Wheeling Corrugating Plant Has Local Buyer

BEECH BOTTOM – The Business Development Corp. of the Northern Panhandle emerged this week as the new owner of the 600-acre Wheeling Corrugating property in Beech Bottom, a complicated transaction that has been weeks in development.

The deal, which closed Wednesday in New York City, gives the BDC control of the massive property, including 150 acres of prime flat land fronting the Ohio River as well as some 480,000 square feet of fully infrastructured warehouse space already under roof.

State Route 2 LLC, a subsidiary of Los Angeles-based Hackman Capital, owns the rights to the equipment on the property. They’ll work together to market it.

“Obviously, it’s adjacent to the Ohio River, which is rare,” said Susan Skros, vice president of marketing and investor relations for Hackman. “That’s why we were drawn to the opportunity – the energy boom in this area of the country, the magnitude of the site and our desire to collaborate with the BDC. We want to redevelop the site for better economic use. This is the perfect opportunity to bring more jobs to the area, a chance to take advantage of the energy boom in the area.”

State Route 2 LLC purchased the property out of bankruptcy from the now-defunct RG Steel and immediately signed over the land – and with it, responsibility for legacy issues there – to the BDC. Pat Ford, executive director of the BDC, described it as “a gem” of a property, a rare development opportunity in the heavily industrialized Northern Panhandle. As a nonprofit, the BDC has access to state and federal funds to remediate contaminants on the site, money Hackman couldn’t leverage on its own.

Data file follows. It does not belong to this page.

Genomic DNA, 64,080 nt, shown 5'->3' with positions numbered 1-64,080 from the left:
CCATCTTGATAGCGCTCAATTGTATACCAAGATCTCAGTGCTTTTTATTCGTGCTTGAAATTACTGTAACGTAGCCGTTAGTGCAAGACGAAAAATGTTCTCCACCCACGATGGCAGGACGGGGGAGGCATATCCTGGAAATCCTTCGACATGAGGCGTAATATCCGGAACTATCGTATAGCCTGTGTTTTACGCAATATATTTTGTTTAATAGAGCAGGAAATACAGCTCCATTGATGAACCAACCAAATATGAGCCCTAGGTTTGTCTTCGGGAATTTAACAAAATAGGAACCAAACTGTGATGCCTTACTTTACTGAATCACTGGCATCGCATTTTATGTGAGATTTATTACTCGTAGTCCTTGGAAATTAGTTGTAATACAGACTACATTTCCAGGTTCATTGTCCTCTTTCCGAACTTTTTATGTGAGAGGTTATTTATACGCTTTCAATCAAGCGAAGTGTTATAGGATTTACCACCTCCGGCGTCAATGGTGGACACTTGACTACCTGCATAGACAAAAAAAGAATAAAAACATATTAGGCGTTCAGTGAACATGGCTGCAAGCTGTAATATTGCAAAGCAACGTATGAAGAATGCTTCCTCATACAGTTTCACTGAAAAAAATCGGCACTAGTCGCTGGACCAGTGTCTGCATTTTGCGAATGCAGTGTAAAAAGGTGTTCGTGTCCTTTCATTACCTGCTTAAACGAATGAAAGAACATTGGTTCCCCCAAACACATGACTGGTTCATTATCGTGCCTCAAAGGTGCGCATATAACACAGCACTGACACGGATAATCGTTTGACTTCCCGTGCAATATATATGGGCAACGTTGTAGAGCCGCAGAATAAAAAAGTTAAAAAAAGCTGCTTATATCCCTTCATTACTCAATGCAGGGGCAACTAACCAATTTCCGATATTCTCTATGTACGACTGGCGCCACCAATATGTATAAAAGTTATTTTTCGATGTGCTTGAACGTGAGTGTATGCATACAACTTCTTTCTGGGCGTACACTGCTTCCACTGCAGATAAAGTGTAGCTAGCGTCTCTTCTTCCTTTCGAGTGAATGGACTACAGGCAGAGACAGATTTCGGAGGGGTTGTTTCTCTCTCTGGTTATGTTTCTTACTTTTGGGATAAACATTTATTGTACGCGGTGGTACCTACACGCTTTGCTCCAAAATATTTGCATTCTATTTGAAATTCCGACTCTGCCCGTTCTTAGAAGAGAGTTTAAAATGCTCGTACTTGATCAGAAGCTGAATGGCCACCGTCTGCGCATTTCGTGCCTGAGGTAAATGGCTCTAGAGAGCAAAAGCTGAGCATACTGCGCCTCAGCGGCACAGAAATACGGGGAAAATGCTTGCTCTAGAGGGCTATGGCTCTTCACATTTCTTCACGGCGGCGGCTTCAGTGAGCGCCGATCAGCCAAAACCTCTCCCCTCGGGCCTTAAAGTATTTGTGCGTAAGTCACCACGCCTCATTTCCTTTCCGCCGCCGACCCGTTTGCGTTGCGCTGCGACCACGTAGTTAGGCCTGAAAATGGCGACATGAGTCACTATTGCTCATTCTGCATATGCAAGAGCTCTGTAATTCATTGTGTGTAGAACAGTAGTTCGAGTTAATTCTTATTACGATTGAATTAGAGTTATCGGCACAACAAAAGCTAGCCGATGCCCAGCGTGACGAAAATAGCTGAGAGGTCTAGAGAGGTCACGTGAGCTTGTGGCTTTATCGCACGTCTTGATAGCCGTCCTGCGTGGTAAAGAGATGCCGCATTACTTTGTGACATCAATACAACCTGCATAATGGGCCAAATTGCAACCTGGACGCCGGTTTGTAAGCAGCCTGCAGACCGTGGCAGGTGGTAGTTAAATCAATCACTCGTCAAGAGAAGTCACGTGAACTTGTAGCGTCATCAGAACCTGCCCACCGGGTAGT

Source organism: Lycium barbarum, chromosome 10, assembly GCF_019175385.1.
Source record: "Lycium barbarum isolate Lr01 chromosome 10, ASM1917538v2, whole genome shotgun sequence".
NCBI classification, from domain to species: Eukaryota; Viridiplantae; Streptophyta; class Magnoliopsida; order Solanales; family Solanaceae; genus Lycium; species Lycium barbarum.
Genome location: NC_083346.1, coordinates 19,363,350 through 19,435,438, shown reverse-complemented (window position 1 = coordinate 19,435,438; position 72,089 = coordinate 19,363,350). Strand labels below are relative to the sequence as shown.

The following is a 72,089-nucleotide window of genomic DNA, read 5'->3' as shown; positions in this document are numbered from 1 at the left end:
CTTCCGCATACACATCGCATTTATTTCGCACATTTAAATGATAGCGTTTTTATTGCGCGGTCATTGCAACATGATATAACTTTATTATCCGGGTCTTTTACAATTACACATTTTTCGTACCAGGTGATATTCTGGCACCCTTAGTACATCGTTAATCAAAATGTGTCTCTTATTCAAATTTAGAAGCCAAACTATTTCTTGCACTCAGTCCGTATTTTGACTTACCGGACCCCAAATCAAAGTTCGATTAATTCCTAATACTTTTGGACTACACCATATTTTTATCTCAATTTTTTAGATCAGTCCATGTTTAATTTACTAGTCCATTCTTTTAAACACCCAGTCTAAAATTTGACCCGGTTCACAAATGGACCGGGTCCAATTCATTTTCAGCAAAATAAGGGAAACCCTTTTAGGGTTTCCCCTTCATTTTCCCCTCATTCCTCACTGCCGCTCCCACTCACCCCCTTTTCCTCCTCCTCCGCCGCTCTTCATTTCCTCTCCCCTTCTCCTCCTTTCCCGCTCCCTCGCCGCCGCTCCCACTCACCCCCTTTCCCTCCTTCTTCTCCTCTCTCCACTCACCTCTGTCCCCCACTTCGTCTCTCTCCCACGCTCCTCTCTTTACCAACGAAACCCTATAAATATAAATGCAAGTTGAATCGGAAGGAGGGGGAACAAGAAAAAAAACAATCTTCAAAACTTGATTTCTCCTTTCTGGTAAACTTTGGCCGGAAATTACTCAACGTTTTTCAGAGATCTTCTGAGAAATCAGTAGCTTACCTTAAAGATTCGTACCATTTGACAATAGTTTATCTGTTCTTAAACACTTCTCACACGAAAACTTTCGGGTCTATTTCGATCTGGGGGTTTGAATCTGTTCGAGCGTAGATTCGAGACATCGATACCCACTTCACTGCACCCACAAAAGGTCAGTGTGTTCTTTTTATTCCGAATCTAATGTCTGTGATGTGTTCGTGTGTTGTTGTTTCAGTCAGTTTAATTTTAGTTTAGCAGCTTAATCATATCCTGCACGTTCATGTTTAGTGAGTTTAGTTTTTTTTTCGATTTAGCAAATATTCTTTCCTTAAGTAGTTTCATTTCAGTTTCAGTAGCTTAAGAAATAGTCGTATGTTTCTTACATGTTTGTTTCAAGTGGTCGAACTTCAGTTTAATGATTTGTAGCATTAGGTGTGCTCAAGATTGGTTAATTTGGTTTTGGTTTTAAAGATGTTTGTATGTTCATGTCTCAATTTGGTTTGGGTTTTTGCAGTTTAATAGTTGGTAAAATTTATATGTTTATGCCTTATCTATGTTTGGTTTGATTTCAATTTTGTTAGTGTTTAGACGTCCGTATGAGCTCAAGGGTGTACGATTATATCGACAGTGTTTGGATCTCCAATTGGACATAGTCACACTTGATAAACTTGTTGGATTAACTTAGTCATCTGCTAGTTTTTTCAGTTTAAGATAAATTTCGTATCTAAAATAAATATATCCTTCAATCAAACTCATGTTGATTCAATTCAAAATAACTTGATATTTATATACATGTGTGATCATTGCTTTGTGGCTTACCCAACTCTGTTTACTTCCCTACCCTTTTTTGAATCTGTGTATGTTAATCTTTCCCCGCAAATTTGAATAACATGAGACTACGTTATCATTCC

“This isn’t scary,” Ford said. “Scary is when your future lies in someone else’s hands and you have no say, no control, no influence. Here, the people who will have a say in this site are the businesses and residents of Brooke and Hancock counties, of the Northern Panhandle.”

Papers on file with U.S. Bankruptcy Court show State Route 2 LLC had initially offered $2.1 million, minus any back taxes, for the equipment as well as land. Under bankruptcy court rules, others interested in the property had 14 days to submit higher or better offers for the property, and several potential buyers availed themselves of that opportunity to submit counter bids, pushing the final sale price up.

While Skros declined to say what the actual price was, Ford did say the BDC paid $200,000 to buy the land rights from State Route 2 LLC, which has an option to harvest all of the equipment.

“The chain of title for liability goes from RG directly to the BDC, so we’re on the hook for any liability,” Ford said. “But we’re doing it with our eyes wide open. We’ve already illustrated our capacity to handle environmental liabilities to to the community of Chester, to the U.S. Environmental Protection Agency and West Virginia Department of Environmental Protection. We’ve illustrated our capacity to manage environmental cleanup, and we’ve also illustrated our capacity to successfully seek out and obtain funding to assist with cleanup. We’ll apply the same model to the Wheeling Corrugating site. It might look like a steal on paper, but if you’re in this business you understand the liability we’ve assumed.”